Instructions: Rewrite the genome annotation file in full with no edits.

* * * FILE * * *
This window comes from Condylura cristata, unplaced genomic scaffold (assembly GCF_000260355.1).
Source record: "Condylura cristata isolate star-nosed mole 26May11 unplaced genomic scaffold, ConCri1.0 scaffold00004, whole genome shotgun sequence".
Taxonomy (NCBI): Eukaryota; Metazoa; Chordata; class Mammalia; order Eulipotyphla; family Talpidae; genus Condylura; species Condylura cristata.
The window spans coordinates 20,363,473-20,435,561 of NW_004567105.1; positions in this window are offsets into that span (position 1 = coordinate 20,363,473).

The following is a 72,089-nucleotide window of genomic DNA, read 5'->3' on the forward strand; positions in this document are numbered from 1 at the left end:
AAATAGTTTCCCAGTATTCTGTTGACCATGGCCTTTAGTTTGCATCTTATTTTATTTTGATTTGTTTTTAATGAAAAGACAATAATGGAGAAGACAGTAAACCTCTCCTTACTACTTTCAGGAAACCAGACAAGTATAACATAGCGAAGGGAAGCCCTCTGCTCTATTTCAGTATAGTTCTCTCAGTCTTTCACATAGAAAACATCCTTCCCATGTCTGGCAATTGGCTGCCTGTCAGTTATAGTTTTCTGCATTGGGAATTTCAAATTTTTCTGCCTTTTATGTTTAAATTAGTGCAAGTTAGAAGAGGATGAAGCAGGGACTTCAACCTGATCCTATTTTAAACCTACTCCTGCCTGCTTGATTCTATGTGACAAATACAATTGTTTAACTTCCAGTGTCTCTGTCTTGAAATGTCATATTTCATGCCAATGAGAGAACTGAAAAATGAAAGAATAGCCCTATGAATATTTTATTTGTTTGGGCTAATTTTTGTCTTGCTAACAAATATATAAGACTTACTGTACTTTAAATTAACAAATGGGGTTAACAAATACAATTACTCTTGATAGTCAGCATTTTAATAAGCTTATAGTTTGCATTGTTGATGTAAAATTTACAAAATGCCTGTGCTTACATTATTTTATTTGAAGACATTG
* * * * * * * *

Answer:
This window comes from Condylura cristata, unplaced genomic scaffold (assembly GCF_000260355.1).
Source record: "Condylura cristata isolate star-nosed mole 26May11 unplaced genomic scaffold, ConCri1.0 scaffold00004, whole genome shotgun sequence".
Taxonomy (NCBI): Eukaryota; Metazoa; Chordata; class Mammalia; order Eulipotyphla; family Talpidae; genus Condylura; species Condylura cristata.
The window spans coordinates 20,363,473-20,435,561 of NW_004567105.1; positions in this window are offsets into that span (position 1 = coordinate 20,363,473).

The following is a 72,089-nucleotide window of genomic DNA, read 5'->3' on the forward strand; positions in this document are numbered from 1 at the left end:
AAATAGTTTCCCAGTATTCTGTTGACCATGGCCTTTAGTTTGCATCTTATTTTATTTTGATTTGTTTTTAATGAAAAGACAATAATGGAGAAGACAGTAAACCTCTCCTTACTACTTTCAGGAAACCAGACAAGTATAACATAGCGAAGGGAAGCCCTCTGCTCTATTTCAGTATAGTTCTCTCAGTCTTTCACATAGAAAACATCCTTCCCATGTCTGGCAATTGGCTGCCTGTCAGTTATAGTTTTCTGCATTGGGAATTTCAAATTTTTCTGCCTTTTATGTTTAAATTAGTGCAAGTTAGAAGAGGATGAAGCAGGGACTTCAACCTGATCCTATTTTAAACCTACTCCTGCCTGCTTGATTCTATGTGACAAATACAATTGTTTAACTTCCAGTGTCTCTGTCTTGAAATGTCATATTTCATGCCAATGAGAGAACTGAAAAATGAAAGAATAGCCCTATGAATATTTTATTTGTTTGGGCTAATTTTTGTCTTGCTAACAAATATATAAGACTTACTGTACTTTAAATTAACAAATGGGGTTAACAAATACAATTACTCTTGATAGTCAGCATTTTAATAAGCTTATAGTTTGCATTGTTGATGTAAAATTTACAAAATGCCTGTGCTTACATTATTTTATTTGAAGACATTG